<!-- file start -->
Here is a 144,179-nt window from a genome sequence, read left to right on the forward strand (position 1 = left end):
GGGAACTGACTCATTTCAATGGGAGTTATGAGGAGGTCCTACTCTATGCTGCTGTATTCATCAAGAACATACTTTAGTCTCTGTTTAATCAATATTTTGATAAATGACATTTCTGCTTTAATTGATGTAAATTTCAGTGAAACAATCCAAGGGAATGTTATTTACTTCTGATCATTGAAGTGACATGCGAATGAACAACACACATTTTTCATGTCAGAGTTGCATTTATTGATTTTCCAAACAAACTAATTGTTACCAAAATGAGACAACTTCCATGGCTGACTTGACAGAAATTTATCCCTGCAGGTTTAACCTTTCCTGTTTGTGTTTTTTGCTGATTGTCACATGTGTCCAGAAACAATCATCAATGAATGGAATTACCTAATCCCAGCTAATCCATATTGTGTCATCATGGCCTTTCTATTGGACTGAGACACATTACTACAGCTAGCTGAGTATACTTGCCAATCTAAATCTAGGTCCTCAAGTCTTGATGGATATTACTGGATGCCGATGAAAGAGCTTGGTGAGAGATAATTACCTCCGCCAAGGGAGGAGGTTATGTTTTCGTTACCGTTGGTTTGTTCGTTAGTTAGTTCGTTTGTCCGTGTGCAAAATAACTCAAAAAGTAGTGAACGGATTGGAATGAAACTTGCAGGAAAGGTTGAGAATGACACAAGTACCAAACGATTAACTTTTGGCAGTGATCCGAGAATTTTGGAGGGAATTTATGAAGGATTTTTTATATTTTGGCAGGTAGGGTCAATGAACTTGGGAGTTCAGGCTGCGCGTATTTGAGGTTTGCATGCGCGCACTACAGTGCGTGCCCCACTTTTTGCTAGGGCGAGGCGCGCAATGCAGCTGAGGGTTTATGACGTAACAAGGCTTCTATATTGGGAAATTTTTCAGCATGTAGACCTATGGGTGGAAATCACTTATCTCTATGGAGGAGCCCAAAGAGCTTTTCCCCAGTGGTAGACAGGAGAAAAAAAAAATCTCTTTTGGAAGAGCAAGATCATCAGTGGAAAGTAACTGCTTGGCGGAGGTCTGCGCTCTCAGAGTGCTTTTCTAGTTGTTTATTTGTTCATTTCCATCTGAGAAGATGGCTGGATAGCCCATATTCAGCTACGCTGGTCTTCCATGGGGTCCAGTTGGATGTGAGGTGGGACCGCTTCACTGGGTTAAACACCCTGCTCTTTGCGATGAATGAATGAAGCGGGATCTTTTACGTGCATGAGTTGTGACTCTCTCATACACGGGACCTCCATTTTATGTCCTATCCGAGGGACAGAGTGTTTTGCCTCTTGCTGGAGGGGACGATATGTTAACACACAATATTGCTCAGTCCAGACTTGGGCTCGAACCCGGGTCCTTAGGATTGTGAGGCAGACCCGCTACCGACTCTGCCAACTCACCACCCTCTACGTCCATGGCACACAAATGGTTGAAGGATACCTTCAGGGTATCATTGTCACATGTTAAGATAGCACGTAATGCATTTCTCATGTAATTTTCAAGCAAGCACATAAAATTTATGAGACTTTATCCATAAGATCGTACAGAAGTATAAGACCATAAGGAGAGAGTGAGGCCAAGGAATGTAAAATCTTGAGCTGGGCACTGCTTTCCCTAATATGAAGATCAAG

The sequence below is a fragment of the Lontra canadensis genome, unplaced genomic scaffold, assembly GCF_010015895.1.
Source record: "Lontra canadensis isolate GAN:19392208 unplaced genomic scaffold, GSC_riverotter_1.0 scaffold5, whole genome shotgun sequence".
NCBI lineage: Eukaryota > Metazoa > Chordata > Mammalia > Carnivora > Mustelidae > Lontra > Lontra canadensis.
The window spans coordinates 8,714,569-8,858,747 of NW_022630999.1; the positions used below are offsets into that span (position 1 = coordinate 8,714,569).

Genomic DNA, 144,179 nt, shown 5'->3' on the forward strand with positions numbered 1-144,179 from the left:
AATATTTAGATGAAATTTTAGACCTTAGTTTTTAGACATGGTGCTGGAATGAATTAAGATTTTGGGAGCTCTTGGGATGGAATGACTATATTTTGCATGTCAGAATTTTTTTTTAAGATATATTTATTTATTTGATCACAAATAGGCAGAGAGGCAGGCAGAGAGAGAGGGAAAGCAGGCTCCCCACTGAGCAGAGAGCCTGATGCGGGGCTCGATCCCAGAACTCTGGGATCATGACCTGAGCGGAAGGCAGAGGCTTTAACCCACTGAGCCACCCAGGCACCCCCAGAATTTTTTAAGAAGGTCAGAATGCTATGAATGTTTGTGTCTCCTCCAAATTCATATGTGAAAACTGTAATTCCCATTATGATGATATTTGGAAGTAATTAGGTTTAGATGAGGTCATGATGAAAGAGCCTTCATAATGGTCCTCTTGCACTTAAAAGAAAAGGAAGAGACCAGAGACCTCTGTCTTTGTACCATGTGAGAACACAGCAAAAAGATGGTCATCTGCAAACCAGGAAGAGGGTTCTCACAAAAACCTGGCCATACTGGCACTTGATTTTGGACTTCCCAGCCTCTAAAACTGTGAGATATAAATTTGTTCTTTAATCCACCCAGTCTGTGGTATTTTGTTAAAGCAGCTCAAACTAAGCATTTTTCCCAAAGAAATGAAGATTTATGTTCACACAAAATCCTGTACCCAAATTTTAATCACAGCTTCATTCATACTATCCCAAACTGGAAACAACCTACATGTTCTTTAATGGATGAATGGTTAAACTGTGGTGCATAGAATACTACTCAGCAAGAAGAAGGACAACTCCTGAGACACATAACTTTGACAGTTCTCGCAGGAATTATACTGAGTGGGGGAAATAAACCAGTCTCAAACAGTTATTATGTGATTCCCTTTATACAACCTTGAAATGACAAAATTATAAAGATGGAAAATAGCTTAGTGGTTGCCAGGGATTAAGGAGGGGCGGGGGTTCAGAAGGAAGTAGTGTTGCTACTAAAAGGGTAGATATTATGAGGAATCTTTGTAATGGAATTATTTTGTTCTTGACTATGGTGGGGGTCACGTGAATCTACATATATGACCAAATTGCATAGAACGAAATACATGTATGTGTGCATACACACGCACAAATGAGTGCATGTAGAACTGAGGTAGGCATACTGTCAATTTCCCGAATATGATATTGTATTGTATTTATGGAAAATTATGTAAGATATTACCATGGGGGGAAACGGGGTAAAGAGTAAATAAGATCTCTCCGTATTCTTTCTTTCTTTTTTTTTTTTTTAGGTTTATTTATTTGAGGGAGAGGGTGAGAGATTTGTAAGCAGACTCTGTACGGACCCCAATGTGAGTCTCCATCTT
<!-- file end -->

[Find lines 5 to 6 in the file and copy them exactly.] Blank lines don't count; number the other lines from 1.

NCBI lineage: Eukaryota > Metazoa > Chordata > Mammalia > Carnivora > Mustelidae > Lontra > Lontra canadensis.
The window spans coordinates 8,714,569-8,858,747 of NW_022630999.1; the positions used below are offsets into that span (position 1 = coordinate 8,714,569).